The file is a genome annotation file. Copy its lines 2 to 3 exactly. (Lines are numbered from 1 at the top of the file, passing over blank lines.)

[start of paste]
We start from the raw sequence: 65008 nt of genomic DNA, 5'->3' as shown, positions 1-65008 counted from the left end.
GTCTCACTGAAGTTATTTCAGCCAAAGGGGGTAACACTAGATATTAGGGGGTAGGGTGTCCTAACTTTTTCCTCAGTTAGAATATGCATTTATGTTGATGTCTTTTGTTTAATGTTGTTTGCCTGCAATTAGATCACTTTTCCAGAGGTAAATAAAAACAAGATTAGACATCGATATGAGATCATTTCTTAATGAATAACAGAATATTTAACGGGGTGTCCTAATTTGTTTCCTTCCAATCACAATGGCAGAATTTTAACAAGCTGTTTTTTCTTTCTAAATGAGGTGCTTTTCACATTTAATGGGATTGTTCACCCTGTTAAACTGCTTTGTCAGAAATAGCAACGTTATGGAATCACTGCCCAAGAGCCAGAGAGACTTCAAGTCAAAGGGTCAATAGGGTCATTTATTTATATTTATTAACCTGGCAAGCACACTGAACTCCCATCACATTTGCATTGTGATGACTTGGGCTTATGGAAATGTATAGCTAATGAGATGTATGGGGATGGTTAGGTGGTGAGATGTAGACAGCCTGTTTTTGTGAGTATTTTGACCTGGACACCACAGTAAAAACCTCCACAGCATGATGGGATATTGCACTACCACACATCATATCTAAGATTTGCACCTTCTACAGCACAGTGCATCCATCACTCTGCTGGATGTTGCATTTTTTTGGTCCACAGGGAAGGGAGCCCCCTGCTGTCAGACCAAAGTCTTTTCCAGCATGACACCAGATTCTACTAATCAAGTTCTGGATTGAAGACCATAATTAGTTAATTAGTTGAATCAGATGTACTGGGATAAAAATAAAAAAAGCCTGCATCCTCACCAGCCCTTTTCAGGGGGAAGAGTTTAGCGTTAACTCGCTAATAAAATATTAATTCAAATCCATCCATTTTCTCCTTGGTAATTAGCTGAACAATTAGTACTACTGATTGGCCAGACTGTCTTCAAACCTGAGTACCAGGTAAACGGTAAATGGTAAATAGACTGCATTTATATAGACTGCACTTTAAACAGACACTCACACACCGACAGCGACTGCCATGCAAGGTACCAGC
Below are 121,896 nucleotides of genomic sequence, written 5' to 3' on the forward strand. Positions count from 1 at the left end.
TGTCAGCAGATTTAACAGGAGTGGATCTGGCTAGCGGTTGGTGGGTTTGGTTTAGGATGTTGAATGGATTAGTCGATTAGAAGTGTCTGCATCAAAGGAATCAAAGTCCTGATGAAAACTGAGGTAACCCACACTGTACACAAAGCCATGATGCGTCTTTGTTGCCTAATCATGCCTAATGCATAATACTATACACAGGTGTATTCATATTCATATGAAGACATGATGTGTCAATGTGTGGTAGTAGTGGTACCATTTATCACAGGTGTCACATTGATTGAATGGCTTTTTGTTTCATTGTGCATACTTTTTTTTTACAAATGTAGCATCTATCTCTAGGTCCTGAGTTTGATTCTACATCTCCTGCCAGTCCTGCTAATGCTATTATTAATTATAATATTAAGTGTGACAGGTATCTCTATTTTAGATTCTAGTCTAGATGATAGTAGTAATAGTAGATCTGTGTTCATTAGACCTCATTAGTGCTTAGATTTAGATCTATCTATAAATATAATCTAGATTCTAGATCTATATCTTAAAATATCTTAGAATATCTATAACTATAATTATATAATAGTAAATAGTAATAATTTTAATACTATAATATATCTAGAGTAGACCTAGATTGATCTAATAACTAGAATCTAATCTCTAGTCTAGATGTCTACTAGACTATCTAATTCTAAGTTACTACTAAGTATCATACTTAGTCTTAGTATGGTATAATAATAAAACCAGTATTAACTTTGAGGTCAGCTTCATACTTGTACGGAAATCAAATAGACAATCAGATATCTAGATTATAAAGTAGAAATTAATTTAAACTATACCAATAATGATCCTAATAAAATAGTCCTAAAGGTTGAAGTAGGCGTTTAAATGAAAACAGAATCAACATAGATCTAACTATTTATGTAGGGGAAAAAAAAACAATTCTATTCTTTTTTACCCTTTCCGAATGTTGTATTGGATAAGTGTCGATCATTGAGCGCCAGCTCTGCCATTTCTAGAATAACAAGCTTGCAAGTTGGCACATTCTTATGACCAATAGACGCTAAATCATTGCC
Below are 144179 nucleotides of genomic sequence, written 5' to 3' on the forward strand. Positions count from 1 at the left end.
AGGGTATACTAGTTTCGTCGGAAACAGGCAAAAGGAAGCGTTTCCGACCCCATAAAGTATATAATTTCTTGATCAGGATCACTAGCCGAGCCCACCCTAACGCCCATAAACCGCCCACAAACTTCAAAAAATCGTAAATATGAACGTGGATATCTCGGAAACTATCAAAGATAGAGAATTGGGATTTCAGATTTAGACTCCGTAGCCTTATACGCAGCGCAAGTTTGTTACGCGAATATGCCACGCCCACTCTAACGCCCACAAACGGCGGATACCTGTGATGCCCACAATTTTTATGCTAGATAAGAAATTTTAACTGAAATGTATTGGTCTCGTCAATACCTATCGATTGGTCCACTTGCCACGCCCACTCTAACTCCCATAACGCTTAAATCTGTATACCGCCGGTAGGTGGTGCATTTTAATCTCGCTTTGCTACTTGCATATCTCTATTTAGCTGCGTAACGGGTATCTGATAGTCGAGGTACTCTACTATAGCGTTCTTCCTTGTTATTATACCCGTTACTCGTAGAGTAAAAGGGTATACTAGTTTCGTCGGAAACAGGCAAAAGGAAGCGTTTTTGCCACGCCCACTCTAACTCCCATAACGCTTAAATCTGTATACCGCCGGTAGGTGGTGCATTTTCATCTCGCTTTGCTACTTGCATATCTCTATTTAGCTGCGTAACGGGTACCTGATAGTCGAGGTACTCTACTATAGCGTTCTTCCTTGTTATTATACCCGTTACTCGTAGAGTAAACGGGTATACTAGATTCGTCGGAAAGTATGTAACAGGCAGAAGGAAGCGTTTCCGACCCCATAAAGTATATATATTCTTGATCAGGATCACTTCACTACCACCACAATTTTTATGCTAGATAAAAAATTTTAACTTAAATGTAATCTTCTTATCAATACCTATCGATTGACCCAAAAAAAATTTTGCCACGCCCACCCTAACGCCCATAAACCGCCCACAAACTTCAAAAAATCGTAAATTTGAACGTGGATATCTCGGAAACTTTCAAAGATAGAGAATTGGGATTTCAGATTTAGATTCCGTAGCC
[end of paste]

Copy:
GTCTCACTGAAGTTATTTCAGCCAAAGGGGGTAACACTAGATATTAGGGGGTAGGGTGTCCTAACTTTTTCCTCAGTTAGAATATGCATTTATGTTGATGTCTTTTGTTTAATGTTGTTTGCCTGCAATTAGATCACTTTTCCAGAGGTAAATAAAAACAAGATTAGACATCGATATGAGATCATTTCTTAATGAATAACAGAATATTTAACGGGGTGTCCTAATTTGTTTCCTTCCAATCACAATGGCAGAATTTTAACAAGCTGTTTTTTCTTTCTAAATGAGGTGCTTTTCACATTTAATGGGATTGTTCACCCTGTTAAACTGCTTTGTCAGAAATAGCAACGTTATGGAATCACTGCCCAAGAGCCAGAGAGACTTCAAGTCAAAGGGTCAATAGGGTCATTTATTTATATTTATTAACCTGGCAAGCACACTGAACTCCCATCACATTTGCATTGTGATGACTTGGGCTTATGGAAATGTATAGCTAATGAGATGTATGGGGATGGTTAGGTGGTGAGATGTAGACAGCCTGTTTTTGTGAGTATTTTGACCTGGACACCACAGTAAAAACCTCCACAGCATGATGGGATATTGCACTACCACACATCATATCTAAGATTTGCACCTTCTACAGCACAGTGCATCCATCACTCTGCTGGATGTTGCATTTTTTTGGTCCACAGGGAAGGGAGCCCCCTGCTGTCAGACCAAAGTCTTTTCCAGCATGACACCAGATTCTACTAATCAAGTTCTGGATTGAAGACCATAATTAGTTAATTAGTTGAATCAGATGTACTGGGATAAAAATAAAAAAAGCCTGCATCCTCACCAGCCCTTTTCAGGGGGAAGAGTTTAGCGTTAACTCGCTAATAAAATATTAATTCAAATCCATCCATTTTCTCCTTGGTAATTAGCTGAACAATTAGTACTACTGATTGGCCAGACTGTCTTCAAACCTGAGTACCAGGTAAACGGTAAATGGTAAATAGACTGCATTTATATAGACTGCACTTTAAACAGACACTCACACACCGACAGCGACTGCCATGCAAGGTACCAGC
Below are 121,896 nucleotides of genomic sequence, written 5' to 3' on the forward strand. Positions count from 1 at the left end.